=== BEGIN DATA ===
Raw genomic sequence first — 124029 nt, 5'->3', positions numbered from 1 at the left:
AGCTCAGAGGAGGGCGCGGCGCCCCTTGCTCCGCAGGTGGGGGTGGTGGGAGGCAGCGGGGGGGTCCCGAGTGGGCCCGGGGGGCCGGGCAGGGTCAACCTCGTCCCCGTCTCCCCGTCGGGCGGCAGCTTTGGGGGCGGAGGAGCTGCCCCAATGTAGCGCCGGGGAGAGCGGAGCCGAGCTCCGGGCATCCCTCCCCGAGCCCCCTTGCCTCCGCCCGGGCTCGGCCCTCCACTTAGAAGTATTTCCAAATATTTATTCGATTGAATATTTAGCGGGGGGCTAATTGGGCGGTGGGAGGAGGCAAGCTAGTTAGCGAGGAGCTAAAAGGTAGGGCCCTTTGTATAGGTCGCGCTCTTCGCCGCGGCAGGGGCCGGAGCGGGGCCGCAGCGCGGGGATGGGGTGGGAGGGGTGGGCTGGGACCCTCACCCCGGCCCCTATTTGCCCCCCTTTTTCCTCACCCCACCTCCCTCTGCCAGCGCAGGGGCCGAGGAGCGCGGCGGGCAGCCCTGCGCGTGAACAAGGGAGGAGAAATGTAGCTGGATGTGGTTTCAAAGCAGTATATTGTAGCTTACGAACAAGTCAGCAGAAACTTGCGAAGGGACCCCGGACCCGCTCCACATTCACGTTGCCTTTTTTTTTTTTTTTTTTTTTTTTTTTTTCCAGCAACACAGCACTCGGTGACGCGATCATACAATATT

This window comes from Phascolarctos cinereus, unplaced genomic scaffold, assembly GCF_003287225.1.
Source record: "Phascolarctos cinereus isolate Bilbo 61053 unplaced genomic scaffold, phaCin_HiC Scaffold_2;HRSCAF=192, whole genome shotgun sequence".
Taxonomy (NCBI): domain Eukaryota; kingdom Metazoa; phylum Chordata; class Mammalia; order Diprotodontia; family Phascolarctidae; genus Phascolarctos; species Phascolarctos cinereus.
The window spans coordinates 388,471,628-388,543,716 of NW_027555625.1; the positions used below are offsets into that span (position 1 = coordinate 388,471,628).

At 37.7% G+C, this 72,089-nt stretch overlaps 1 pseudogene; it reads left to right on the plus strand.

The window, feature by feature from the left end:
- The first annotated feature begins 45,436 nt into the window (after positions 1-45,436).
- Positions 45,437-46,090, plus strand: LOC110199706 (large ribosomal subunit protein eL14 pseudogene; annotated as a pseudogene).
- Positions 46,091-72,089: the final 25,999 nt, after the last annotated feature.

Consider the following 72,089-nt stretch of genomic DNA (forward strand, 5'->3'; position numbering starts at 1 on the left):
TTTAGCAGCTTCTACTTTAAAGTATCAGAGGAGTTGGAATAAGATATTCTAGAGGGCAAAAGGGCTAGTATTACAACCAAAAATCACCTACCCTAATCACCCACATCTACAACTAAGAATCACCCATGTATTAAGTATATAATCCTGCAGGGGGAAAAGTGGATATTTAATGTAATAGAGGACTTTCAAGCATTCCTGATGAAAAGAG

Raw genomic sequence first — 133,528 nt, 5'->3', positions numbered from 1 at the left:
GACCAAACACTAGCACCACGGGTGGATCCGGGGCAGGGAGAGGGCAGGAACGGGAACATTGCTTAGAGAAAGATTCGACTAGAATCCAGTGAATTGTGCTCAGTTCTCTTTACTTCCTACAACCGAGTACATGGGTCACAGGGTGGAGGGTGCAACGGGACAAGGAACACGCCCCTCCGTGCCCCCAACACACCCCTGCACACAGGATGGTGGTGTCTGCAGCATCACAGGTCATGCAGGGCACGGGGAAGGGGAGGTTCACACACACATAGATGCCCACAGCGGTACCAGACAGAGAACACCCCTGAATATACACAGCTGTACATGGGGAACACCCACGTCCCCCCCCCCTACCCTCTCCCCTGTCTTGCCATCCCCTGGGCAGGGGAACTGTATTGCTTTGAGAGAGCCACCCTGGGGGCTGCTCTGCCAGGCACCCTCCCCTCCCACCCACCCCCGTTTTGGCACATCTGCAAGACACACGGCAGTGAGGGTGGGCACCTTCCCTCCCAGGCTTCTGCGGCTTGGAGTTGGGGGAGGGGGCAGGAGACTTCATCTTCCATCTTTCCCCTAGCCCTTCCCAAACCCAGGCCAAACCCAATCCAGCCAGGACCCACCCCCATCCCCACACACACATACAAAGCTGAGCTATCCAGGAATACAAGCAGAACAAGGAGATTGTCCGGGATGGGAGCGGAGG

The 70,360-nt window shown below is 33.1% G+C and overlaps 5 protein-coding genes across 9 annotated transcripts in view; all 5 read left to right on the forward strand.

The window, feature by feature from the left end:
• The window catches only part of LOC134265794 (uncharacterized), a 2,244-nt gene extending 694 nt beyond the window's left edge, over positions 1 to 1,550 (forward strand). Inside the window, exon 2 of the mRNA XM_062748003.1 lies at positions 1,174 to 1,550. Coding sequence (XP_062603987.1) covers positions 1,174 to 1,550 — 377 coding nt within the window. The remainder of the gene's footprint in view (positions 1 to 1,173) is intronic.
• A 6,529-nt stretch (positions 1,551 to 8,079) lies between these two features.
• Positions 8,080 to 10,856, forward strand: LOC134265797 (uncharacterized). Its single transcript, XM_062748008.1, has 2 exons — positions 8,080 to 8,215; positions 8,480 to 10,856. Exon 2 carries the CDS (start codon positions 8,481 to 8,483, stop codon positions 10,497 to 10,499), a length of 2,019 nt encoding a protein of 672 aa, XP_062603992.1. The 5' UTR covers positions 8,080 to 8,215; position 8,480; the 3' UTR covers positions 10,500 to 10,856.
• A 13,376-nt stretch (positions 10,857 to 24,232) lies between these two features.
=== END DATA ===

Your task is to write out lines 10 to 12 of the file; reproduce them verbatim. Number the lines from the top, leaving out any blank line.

- Positions 45,437-46,090, plus strand: LOC110199706 (large ribosomal subunit protein eL14 pseudogene; annotated as a pseudogene).
- Positions 46,091-72,089: the final 25,999 nt, after the last annotated feature.

Consider the following 72,089-nt stretch of genomic DNA (forward strand, 5'->3'; position numbering starts at 1 on the left):